Kimber Lee, author of brownsville song (b-side for tray) answers questions about the play.
How did you come to be interested in writing this play?
I've spent a lot of time training in boxing gyms, and I follow several blogs written by female boxers. One of them posted a story about the loss of a young man who trained at a gym in East Flatbush, where she coaches and does some tutoring. The beautiful simplicity in her vivid description of this young man and the way he died stayed with me - I kept thinking about his family and what they were going through, and I didn't know what to do, how to help, how to respond in a way that felt respectful and useful and real. But I felt a responsibility to attempt to do something, to bear witness somehow, to not let this person's passing just flicker by and disappear - because I knew it wasn't disappearing for his family. So when I sat down to write, to work on another project, actually, that first monologue of Lena's just came blazing out of me. And as the play has been shared with more and more people, that sense of responsibility has grown as well. Our entire creative team, led with such grace by director Patricia McGregor, has worked as hard as possible to infuse our production with the light, humor and resilient humanity of the Brownsville community, and not add to their struggles by presenting the neighborhood as only a dark, dangerous place where only violent things happen - they are all too accustomed to being stereotyped this way in the media. But as we have seen in recent years, the effects of our collective failure to stem the tide of gun violence has spread beyond the borders of any particular neighborhood, and so the struggles and pain of the Brownsville community belong to all of us, no matter our zip code, and with every loss, we are all diminished.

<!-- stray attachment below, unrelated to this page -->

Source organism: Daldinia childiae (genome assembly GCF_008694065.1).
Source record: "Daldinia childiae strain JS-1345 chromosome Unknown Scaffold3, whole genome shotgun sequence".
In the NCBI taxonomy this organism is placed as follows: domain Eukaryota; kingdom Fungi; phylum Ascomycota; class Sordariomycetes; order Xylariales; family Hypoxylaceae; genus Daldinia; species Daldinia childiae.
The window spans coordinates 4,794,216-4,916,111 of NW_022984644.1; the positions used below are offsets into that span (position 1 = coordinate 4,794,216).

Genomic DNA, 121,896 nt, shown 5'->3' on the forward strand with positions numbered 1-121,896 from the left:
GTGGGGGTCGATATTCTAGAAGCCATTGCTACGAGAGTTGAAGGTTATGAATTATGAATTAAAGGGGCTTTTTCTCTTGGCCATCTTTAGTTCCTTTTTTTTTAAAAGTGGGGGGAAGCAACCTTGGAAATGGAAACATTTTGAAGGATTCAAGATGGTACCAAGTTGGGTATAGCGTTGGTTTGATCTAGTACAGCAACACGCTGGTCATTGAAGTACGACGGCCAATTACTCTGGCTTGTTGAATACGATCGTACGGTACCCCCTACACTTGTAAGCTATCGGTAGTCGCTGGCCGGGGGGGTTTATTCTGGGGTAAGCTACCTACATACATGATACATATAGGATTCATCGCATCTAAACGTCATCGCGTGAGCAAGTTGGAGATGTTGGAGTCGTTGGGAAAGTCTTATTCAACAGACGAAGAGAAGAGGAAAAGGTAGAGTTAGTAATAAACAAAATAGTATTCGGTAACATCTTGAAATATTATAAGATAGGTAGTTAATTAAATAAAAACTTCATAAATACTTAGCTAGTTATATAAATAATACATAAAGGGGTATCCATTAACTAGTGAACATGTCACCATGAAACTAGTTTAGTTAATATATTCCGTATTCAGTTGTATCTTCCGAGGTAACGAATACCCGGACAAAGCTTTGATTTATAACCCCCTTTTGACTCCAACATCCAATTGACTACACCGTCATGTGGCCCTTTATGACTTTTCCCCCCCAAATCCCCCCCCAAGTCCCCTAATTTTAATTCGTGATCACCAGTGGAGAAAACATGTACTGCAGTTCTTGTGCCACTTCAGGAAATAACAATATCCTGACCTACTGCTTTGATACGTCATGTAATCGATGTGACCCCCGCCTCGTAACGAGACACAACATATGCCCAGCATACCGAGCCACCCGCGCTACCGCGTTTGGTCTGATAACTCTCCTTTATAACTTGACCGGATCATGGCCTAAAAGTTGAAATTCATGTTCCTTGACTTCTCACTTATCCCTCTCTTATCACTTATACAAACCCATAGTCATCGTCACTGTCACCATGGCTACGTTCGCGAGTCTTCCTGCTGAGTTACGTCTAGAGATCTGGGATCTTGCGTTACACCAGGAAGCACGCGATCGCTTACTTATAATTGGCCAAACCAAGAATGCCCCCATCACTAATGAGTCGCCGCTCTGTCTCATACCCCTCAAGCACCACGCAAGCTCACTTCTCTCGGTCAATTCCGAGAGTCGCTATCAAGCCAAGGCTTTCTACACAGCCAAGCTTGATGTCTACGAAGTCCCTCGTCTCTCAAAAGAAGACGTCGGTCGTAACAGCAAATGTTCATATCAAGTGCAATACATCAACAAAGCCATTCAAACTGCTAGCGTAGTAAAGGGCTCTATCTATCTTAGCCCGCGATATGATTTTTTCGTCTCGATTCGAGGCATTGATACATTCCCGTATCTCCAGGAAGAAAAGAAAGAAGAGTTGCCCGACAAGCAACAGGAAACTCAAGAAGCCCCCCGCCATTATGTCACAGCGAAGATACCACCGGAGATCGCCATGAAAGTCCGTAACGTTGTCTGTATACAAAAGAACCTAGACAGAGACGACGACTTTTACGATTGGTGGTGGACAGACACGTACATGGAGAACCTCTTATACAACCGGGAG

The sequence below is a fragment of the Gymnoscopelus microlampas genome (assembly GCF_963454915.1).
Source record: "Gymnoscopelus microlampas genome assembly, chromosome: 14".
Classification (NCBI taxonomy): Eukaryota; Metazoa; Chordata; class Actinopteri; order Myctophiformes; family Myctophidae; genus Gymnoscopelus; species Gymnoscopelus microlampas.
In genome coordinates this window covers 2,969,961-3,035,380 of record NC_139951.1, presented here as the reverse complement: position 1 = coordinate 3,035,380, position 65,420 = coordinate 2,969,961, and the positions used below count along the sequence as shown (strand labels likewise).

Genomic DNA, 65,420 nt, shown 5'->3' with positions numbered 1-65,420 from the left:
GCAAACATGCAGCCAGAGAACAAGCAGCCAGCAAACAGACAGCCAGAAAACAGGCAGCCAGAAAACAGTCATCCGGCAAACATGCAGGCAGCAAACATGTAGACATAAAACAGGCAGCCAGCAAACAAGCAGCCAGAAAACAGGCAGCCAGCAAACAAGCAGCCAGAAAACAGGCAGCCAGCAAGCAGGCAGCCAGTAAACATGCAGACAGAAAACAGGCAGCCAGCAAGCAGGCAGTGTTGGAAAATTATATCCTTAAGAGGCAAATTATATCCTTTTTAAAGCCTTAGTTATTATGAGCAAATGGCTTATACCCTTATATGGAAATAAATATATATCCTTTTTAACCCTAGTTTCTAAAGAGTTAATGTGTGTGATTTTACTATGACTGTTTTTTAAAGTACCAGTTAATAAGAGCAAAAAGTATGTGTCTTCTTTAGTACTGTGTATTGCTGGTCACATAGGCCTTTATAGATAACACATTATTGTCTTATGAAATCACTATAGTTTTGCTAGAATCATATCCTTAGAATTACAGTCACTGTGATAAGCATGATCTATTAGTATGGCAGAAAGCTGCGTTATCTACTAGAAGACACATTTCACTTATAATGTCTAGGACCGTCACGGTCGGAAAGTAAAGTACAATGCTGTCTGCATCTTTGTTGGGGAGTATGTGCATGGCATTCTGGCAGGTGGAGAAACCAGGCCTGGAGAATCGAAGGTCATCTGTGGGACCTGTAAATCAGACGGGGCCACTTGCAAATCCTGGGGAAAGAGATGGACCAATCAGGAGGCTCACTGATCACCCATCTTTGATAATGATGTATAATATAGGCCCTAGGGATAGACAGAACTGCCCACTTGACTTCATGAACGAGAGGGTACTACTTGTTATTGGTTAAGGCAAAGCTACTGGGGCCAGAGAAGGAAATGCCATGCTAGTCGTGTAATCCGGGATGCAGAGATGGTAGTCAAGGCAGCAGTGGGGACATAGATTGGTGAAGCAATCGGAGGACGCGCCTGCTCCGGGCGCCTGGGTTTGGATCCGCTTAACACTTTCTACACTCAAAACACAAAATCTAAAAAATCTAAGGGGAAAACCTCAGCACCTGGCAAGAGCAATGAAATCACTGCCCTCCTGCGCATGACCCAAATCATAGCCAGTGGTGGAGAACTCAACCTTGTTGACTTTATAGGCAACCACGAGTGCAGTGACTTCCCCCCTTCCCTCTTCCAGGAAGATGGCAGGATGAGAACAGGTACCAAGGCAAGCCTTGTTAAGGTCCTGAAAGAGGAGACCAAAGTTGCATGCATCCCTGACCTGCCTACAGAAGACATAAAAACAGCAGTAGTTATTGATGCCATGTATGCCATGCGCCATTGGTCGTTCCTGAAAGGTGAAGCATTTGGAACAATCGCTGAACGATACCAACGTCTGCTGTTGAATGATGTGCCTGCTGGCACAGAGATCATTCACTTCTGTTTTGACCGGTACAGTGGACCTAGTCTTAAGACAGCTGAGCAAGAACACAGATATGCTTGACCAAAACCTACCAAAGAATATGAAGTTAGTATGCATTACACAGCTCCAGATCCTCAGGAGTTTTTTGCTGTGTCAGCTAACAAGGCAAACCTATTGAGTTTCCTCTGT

In the brownsville song (b-side for tray) script, the structure of the lines on the page is different from most plays. Why did you choose to write the lines this way?
Utilizing line breaks in the way that I do is a way of tracing the formation and progression of a character's thought, and to use the geography of the page to map the urgent action of that inner life that I hope is bubbling underneath everything that is being said (or not being said). I always find myself (in life, as well as in theatre) just as interested in the things a character does not say, or does not allow themselves to finish saying, as I am in the words they speak. There's something unseen but deeply felt and very electric in those spaces.
Can you explain the significance of the title?
I wanted a title that could encompass the feeling of a lament, of mourning, but that would also contain hope and sense of celebrating a life. And the "b-side" - for those of you who don't remember record singles (45rpm) - the hit single would always have a not as popular, or unknown song on the other side. I wanted Tray's song to show us a side of a familiar story that we may not have considered before.